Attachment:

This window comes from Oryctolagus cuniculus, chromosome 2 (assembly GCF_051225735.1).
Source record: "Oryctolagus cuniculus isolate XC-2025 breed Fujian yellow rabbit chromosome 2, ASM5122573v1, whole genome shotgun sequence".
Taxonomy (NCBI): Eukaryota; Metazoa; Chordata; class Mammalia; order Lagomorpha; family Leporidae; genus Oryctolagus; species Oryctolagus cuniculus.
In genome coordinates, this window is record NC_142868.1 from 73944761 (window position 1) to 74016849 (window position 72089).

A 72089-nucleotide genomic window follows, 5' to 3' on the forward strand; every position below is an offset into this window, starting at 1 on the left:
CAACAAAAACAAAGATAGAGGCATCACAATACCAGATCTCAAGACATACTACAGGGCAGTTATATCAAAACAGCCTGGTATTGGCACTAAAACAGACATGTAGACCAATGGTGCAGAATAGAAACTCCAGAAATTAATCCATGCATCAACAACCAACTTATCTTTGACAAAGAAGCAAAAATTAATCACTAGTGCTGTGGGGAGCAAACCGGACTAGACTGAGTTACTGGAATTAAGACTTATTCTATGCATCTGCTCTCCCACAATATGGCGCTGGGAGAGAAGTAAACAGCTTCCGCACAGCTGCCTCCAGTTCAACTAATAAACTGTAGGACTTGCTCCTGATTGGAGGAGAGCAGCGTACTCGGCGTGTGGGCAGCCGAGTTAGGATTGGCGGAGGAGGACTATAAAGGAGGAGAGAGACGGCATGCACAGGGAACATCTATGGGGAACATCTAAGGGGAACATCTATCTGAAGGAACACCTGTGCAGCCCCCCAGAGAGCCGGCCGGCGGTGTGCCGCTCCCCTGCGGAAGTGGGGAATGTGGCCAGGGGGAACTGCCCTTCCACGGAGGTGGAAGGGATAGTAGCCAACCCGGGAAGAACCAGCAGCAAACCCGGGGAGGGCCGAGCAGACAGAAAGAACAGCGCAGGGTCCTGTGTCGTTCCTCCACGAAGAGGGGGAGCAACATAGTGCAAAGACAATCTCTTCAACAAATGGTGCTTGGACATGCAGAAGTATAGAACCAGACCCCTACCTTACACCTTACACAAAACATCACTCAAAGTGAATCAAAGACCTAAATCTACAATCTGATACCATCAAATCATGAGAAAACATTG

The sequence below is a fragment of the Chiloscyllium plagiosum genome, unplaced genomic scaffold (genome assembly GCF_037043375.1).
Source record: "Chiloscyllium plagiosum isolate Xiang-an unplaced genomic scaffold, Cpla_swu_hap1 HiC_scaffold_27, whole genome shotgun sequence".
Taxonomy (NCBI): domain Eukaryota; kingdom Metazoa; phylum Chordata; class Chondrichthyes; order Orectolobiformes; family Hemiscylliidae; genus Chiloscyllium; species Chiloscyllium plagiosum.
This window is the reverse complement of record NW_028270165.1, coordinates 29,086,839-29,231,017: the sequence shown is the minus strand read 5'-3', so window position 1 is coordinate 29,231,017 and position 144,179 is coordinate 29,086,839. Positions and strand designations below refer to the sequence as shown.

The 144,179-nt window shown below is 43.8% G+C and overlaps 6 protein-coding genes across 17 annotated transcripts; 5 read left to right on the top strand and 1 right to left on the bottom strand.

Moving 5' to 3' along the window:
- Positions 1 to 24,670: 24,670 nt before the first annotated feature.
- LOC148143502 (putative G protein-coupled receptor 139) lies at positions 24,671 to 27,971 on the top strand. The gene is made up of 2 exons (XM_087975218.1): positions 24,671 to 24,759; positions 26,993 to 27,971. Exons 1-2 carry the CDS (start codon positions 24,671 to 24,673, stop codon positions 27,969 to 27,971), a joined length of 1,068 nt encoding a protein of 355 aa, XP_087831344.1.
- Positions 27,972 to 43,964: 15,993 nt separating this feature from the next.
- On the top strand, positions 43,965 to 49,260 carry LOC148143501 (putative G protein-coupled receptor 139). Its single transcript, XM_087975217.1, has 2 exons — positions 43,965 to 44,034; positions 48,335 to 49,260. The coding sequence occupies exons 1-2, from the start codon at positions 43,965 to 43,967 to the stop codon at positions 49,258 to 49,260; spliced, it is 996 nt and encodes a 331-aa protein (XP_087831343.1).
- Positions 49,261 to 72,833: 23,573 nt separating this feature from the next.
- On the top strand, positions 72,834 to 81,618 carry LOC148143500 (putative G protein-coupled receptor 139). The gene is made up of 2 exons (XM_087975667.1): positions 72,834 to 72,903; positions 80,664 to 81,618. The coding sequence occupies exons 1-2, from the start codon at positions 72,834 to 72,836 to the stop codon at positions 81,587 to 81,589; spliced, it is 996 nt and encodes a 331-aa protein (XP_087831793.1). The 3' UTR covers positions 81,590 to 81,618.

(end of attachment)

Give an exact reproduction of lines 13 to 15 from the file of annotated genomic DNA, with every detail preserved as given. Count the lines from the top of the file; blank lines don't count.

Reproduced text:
- Positions 1 to 24,670: 24,670 nt before the first annotated feature.
- LOC148143502 (putative G protein-coupled receptor 139) lies at positions 24,671 to 27,971 on the top strand. The gene is made up of 2 exons (XM_087975218.1): positions 24,671 to 24,759; positions 26,993 to 27,971. Exons 1-2 carry the CDS (start codon positions 24,671 to 24,673, stop codon positions 27,969 to 27,971), a joined length of 1,068 nt encoding a protein of 355 aa, XP_087831344.1.
- Positions 27,972 to 43,964: 15,993 nt separating this feature from the next.